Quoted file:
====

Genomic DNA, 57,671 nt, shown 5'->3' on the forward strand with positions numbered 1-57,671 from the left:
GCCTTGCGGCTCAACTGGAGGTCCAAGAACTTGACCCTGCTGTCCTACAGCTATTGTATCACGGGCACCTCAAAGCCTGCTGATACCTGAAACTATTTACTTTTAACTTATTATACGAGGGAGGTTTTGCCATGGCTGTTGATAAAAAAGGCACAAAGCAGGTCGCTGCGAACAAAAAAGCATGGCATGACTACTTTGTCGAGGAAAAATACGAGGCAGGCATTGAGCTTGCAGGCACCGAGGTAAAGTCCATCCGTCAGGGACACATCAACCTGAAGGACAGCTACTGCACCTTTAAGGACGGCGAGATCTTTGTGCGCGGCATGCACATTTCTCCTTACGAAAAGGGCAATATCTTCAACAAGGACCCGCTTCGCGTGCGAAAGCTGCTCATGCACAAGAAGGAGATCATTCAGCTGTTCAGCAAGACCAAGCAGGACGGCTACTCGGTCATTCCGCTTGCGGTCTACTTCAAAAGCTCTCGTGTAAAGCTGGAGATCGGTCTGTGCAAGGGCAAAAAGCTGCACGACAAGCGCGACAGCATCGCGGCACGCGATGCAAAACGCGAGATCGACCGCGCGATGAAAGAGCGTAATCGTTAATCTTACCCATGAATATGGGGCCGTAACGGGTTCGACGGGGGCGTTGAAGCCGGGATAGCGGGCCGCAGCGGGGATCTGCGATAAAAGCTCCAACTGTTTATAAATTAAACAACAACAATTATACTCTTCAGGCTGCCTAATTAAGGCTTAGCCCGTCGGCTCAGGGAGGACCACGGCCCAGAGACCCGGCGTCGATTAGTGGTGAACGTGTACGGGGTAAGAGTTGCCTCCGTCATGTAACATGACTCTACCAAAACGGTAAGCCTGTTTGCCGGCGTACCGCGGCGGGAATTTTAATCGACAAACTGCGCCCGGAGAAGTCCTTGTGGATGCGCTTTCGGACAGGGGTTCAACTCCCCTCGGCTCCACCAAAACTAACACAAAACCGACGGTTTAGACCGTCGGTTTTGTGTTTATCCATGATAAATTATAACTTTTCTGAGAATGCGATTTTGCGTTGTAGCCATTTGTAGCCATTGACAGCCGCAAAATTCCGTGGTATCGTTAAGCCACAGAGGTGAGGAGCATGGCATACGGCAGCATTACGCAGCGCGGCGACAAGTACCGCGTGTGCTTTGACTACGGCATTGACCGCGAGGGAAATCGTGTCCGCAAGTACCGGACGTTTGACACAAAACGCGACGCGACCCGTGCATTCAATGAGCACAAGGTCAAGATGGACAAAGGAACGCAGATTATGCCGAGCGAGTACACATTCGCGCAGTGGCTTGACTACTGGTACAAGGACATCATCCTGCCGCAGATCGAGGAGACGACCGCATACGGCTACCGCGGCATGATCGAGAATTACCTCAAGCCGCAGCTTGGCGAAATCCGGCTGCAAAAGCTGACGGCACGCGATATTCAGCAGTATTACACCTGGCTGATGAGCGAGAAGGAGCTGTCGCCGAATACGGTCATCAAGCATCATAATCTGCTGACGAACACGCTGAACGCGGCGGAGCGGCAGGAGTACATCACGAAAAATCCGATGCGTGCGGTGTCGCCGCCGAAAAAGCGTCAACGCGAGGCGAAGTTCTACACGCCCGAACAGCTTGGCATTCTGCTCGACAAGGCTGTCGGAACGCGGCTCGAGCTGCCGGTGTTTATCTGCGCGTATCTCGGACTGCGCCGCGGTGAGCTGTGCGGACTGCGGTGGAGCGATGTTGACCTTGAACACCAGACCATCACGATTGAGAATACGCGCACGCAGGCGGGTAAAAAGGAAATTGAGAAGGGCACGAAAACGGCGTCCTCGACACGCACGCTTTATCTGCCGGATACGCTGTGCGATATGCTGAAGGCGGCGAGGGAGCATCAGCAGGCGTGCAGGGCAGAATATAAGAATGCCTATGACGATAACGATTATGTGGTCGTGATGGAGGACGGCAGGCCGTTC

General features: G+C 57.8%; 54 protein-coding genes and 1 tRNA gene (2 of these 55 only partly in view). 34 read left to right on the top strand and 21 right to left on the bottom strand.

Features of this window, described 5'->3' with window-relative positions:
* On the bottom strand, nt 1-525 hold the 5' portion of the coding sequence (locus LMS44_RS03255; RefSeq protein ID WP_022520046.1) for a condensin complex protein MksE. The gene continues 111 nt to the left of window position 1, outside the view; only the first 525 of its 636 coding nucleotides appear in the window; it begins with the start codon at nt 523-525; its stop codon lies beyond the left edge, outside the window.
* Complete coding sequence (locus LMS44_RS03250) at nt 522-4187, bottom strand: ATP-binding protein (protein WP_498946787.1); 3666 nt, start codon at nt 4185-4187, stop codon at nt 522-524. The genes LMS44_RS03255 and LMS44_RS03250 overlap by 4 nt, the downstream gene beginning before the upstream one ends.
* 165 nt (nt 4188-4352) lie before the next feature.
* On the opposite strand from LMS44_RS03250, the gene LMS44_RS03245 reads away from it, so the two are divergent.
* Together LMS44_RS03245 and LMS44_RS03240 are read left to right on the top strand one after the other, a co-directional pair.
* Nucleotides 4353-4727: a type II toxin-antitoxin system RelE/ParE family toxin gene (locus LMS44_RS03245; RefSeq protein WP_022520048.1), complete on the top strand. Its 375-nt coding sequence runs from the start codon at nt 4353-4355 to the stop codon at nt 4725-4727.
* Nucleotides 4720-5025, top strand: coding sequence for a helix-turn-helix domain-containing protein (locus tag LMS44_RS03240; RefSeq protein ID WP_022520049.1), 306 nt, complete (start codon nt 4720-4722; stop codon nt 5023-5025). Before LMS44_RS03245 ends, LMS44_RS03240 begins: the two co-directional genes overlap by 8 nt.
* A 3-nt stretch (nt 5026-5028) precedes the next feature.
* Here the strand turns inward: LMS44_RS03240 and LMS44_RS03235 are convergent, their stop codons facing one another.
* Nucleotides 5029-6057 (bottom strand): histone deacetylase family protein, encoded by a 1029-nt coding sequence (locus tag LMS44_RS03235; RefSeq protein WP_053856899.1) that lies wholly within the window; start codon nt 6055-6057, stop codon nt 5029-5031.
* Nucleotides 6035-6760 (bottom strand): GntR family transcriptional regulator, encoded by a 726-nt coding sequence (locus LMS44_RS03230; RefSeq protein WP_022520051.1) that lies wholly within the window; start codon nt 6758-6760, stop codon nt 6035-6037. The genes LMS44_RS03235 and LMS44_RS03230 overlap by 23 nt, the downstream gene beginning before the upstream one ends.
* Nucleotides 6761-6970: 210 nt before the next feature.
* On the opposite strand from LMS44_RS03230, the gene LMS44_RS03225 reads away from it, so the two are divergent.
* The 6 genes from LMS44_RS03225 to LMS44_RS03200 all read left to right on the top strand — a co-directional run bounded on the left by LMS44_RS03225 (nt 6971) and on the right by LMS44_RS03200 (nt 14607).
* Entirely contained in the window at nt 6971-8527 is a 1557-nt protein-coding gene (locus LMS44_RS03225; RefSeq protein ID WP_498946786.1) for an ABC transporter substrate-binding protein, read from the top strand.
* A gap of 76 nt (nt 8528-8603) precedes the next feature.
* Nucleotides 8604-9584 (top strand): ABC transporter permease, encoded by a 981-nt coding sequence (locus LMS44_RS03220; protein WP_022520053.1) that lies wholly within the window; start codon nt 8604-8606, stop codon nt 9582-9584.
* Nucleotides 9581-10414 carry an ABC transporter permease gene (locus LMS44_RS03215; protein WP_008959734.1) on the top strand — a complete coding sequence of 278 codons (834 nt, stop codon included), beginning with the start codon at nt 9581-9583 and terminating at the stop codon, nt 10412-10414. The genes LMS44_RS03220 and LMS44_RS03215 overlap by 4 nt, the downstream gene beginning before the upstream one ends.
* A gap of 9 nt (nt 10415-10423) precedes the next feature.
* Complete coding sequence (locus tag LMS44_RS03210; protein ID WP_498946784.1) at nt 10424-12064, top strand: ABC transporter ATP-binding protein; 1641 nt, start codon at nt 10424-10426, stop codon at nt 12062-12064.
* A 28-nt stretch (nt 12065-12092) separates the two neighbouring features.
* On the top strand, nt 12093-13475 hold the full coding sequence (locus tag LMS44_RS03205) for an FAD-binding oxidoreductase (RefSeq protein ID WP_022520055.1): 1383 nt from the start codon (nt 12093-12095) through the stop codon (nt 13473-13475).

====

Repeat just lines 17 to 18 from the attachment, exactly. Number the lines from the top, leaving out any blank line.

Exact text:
* On the opposite strand from LMS44_RS03230, the gene LMS44_RS03225 reads away from it, so the two are divergent.
* The 6 genes from LMS44_RS03225 to LMS44_RS03200 all read left to right on the top strand — a co-directional run bounded on the left by LMS44_RS03225 (nt 6971) and on the right by LMS44_RS03200 (nt 14607).